by Henry Hill
Some movies are made with the sole purpose of being seen on the big screen. In the case of director Christopher Nolan, a majority of his films fall into this category. They are grand in scope and give the viewer the feeling as if they are pedestrians on a city street being towered over by skyscrapers. The cinematography of Nolan’s films always include wide shots showcasing the vastness of the particular setting they are taking place in and always have a very authentic feel to them, placing the viewer in the thick of the story, and making them feel like they are part of a large world. Dunkirk is no different; it was filmed using the large format IMAX cameras and it is a behemoth of a war movie complete with thunderous explosions, a heart-thumping soundtrack, and one of the most harrowing evacuations in history.
The film seamlessly meshes three different perspectives to tell the story, from the beach, sea, and in the air. From the moment the film begins until it ends, the tension is unrelenting and rarely pauses long enough to let you catch your breath. As the allied soldiers gather on the beach waiting to be evacuated, German planes fly overhead dropping bombs on them like sitting ducks. The sound effects are loud and jarring, and Nolan directs the chaos of war in a very realistic way, not relying on showing meaningless action and excessive bloodshed, but rather focusing on the instincts of soldiers who are fighting for survival. One of the most thrilling perspectives comes from the cockpit of a Spitfire flown by Tom Hardy. With his fuel running low and German planes on the attack, Nolan puts you up into the air and makes you feel just how intense air warfare could be, as he filmed actual aircraft sitting in the cockpit of the planes. The perspective that really drove home the emotional aspect of the film comes from a civilian boat helmed by Mark Rylance and by two teenage boys assisting in the effort. Aware of the possibility they may never return, they set out to aid in the rescue efforts and soon find themselves witnessing the horrors of war. Another actor appearing in multiple Nolan films, Cillian Murphy, plays a shell-shocked soldier whom they come across stranded on the top of a nearly sunken ship. It’s through the combination of these perspectives and the way they are presented in a specific order that make this one of Christopher Nolan’s finest films to date.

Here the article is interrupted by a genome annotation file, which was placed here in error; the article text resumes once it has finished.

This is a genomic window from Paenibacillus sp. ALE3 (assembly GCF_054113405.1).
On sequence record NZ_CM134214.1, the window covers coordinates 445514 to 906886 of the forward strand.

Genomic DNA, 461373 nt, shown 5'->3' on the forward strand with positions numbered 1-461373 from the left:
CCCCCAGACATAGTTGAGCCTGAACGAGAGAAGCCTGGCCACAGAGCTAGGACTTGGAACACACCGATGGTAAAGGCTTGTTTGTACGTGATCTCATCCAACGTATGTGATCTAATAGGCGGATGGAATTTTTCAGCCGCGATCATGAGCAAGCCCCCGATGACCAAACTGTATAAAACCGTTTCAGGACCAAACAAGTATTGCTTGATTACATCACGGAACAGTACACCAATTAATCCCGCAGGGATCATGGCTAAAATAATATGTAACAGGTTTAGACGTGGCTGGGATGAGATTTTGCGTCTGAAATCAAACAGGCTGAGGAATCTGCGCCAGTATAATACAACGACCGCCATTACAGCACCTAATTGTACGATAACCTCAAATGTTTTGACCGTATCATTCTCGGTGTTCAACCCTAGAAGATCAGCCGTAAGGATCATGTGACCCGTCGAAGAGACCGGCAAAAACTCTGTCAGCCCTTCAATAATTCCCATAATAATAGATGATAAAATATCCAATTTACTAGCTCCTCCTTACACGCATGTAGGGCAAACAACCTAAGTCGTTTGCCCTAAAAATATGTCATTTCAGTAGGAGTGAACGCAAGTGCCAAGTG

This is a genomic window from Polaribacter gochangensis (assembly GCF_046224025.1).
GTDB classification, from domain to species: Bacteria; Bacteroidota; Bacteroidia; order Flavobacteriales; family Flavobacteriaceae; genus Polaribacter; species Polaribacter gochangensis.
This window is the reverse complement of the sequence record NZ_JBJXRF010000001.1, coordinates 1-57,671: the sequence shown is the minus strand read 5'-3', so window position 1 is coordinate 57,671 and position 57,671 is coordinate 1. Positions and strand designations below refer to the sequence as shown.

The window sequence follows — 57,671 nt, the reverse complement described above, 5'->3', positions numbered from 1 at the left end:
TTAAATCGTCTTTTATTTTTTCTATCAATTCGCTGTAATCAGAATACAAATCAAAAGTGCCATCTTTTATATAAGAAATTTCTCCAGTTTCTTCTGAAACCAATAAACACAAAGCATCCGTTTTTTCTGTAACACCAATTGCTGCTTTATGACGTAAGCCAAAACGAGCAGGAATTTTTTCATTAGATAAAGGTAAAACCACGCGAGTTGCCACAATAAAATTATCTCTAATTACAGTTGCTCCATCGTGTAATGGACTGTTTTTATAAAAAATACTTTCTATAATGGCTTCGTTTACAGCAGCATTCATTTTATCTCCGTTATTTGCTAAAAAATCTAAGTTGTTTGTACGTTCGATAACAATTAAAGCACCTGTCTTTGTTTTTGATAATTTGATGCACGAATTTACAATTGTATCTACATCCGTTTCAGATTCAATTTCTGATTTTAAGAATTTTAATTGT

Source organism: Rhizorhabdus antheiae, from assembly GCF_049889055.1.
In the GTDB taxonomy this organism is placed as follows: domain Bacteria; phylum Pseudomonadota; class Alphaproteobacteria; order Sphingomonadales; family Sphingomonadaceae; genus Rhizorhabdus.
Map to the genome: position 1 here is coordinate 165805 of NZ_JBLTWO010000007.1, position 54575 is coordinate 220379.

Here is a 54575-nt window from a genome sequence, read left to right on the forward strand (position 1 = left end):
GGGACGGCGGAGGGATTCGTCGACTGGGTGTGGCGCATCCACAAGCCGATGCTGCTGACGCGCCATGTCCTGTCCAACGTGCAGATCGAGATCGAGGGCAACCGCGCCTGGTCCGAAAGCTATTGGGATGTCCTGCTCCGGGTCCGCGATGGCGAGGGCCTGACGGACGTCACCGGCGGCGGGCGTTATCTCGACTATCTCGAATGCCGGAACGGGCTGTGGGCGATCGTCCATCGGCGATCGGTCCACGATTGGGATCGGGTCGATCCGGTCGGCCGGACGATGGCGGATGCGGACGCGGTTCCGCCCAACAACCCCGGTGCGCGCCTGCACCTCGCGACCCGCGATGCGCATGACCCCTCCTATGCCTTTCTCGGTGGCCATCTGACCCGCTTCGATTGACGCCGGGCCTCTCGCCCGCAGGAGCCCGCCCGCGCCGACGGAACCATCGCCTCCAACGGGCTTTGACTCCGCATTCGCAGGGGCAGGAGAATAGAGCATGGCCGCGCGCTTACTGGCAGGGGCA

As I have experienced in some of his other films, specifically the Dark Knight Trilogy, the dialogue in Dunkirk was sometimes muffled and hard to understand. Granted, there are some heavy British accents that are used, but I felt that it was hard to understand what the actors were saying in a few scenes in the film. With a majority of the film showing action, the scenes with dialogue should have been more clear, but it didn’t majorly take away from my enjoyment of the film. Going into the film, I was worried that the casting of the pop singer Harry Styles was going to be too gimmicky, but he didn’t stand out in a negative way. However, I don’t see him breaking out as the next singer turned actor either.
Dunkirk should be the film that Christopher Nolan is finally recognized for come Oscar season. It has all his signature camerawork and masterful storytelling that he has wowed us with for nearly two decades, and stands as the new watermark for IMAX films. The sound effects and score perfectly accompany the havoc shown on screen. The acting was top notch, with a lot of Nolan’s favorites playing characters in the film along with some newcomers who did a very serviceable job in their roles. For an hour and forty five minutes, you’ll be thrust into the hell of war and you’ll come out having learned about a huge historical event from World War II that you most likely had never known before. I’m giving Dunkirk a 4 out of 5 hairpieces and I highly recommend seeing it in an IMAX theater.